Housing Development on America's Private Forests
America’s private forests are changing. Many are located at the edges of growing towns and cities, or in prime recreation areas popular for second-home development. As more housing is built in private forests, their values and uses can be altered.
Increases in housing density and associated development, such as power lines, septic and sewer systems, and shopping centers, can be linked to:
- Decreases in native fish and wildlife, and their habitats
- Changes in forest health
- Reduced opportunities for outdoor recreation
- Poorer water quality
- Altered hydrology
- Greater loss of life and property to wildfire
- Changes in traditional uses of forests
- Decreases in the production of timber and other forest products
This report is the first in a series. It displays and describes housing density projections on private forests, by watershed, across the conterminous United States (commonly called the lower 48, not including Alaska, Hawaii, and island territories for which data were not available). Future reports will assess the contributions of private forests to timber, wildlife, and water resources; they will also provide housing density projections on a wider range of vegetation types.
Key Points Covered
- Private forests play a key role in protecting water quality.
- Changes in long term trends related to forests
- Assessing housing development on private forests
- Special considerations for urban areas and the west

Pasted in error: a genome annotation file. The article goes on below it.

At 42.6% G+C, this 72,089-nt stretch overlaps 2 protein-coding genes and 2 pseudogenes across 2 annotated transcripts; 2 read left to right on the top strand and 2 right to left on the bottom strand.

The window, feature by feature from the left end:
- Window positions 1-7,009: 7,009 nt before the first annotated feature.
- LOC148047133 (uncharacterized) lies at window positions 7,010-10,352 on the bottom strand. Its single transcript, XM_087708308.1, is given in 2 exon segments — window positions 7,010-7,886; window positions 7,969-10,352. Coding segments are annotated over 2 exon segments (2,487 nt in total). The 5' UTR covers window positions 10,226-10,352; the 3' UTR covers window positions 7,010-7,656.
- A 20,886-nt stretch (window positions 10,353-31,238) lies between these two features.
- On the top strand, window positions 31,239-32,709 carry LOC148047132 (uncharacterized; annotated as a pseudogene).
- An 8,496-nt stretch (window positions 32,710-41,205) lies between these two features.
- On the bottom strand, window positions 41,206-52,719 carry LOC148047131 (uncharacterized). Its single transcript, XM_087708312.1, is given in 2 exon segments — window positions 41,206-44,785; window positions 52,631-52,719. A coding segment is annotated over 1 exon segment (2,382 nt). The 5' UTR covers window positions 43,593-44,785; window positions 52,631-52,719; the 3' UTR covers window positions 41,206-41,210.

Although most watersheds meeting our selection criteria are projected to undergo significant housing density shifts on less than 5 percent of their surface area, these shifts could have significant impacts at the local level. Twenty-six watersheds were projected to experience increased housing development on more than 20 percent of the watershed's area. On a national level this may not be considerable; however, such a level of change could have tremendous impacts on many ecological values in these watersheds, including water quality.
More than 15 watersheds of the 1,026 that met the selection criteria are projected to experience housing density increases on more than 200,000 acres of their surface area. The following tabulation depicts the number of acres of forest expected to shift either (a) from rural to exurban or (b) from rural or exurban to urban in each of the top 15 watersheds (all these watersheds are located in the Eastern United States):
Private forest—Includes tribal, forest industry, and non-industrial private ownerships; excluded public lands and private lands protected through conservation easements.
Rural—Private forest lands with 16 or fewer housing units per square mile. Forest lands with this housing density can generally support a diversity of economic and ecological functions commonly associated with private forests, such as management for timber, most wildlife species, and water quality.
Exurban—Private forest lands with 16 to 64 housing units per square mile. Lands with these higher housing densities can still support many wildlife species and other ecological functions, although perhaps at a reduced level. However, management for commercial timber may be less likely.
Urban—Private forest lands with 64 or more housing units per square
mile. Such lands are less likely to be used for timber production or to
contribute to wildlife habitat and water quality because of increased road
density, infrastructure, and human population levels. Such forest patches,
however, are often highly valued for their aesthetics, noise abatement
properties, and positive effect on property values.
Stein, S.M.; McRoberts, R.E.; Alig, R.J.; Nelson, M.D; Theobald, D.M.; Eley, M.; Dechter, M.; Carr, M.A.. 2009. Forests on the Edge, Housing Development on America’s Private Forests. Gen. Tech. Rep. PNW-636. Portland, OR: U.S. Department of Agriculture, Forest Service, Pacific Northwest Research Station. 15 p.